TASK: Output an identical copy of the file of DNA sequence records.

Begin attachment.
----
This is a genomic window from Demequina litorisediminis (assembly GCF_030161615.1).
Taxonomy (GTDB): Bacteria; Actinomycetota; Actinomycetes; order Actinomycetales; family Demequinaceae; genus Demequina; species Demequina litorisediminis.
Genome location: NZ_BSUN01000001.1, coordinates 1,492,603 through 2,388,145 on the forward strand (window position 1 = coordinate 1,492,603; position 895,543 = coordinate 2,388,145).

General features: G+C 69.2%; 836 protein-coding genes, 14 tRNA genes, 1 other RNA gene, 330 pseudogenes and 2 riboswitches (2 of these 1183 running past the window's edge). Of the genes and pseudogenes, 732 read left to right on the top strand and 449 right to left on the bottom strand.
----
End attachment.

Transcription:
This is a genomic window from Demequina litorisediminis (assembly GCF_030161615.1).
Taxonomy (GTDB): Bacteria; Actinomycetota; Actinomycetes; order Actinomycetales; family Demequinaceae; genus Demequina; species Demequina litorisediminis.
Genome location: NZ_BSUN01000001.1, coordinates 1,492,603 through 2,388,145 on the forward strand (window position 1 = coordinate 1,492,603; position 895,543 = coordinate 2,388,145).

General features: G+C 69.2%; 836 protein-coding genes, 14 tRNA genes, 1 other RNA gene, 330 pseudogenes and 2 riboswitches (2 of these 1183 running past the window's edge). Of the genes and pseudogenes, 732 read left to right on the top strand and 449 right to left on the bottom strand.